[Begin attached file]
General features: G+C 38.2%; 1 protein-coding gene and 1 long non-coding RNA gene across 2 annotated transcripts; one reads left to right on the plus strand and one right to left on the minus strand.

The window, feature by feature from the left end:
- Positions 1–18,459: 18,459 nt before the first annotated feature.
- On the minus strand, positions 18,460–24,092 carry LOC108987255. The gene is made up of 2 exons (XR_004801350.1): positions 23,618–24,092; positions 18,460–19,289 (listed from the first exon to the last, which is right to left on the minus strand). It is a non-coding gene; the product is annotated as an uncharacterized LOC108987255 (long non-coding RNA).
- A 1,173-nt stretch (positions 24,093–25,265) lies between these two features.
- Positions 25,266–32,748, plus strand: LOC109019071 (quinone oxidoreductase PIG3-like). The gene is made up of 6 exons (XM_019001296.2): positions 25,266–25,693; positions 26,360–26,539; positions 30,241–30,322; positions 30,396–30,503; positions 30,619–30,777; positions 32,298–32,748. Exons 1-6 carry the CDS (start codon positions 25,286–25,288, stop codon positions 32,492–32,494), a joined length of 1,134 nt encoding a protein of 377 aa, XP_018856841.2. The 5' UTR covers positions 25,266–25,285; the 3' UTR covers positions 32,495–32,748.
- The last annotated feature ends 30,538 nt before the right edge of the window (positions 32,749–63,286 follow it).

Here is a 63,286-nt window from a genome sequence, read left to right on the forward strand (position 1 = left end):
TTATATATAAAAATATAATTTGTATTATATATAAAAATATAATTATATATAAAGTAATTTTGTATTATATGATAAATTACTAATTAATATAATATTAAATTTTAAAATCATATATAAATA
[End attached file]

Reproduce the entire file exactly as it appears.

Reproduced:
General features: G+C 38.2%; 1 protein-coding gene and 1 long non-coding RNA gene across 2 annotated transcripts; one reads left to right on the plus strand and one right to left on the minus strand.

The window, feature by feature from the left end:
- Positions 1–18,459: 18,459 nt before the first annotated feature.
- On the minus strand, positions 18,460–24,092 carry LOC108987255. The gene is made up of 2 exons (XR_004801350.1): positions 23,618–24,092; positions 18,460–19,289 (listed from the first exon to the last, which is right to left on the minus strand). It is a non-coding gene; the product is annotated as an uncharacterized LOC108987255 (long non-coding RNA).
- A 1,173-nt stretch (positions 24,093–25,265) lies between these two features.
- Positions 25,266–32,748, plus strand: LOC109019071 (quinone oxidoreductase PIG3-like). The gene is made up of 6 exons (XM_019001296.2): positions 25,266–25,693; positions 26,360–26,539; positions 30,241–30,322; positions 30,396–30,503; positions 30,619–30,777; positions 32,298–32,748. Exons 1-6 carry the CDS (start codon positions 25,286–25,288, stop codon positions 32,492–32,494), a joined length of 1,134 nt encoding a protein of 377 aa, XP_018856841.2. The 5' UTR covers positions 25,266–25,285; the 3' UTR covers positions 32,495–32,748.
- The last annotated feature ends 30,538 nt before the right edge of the window (positions 32,749–63,286 follow it).

Here is a 63,286-nt window from a genome sequence, read left to right on the forward strand (position 1 = left end):
TTATATATAAAAATATAATTTGTATTATATATAAAAATATAATTATATATAAAGTAATTTTGTATTATATGATAAATTACTAATTAATATAATATTAAATTTTAAAATCATATATAAATA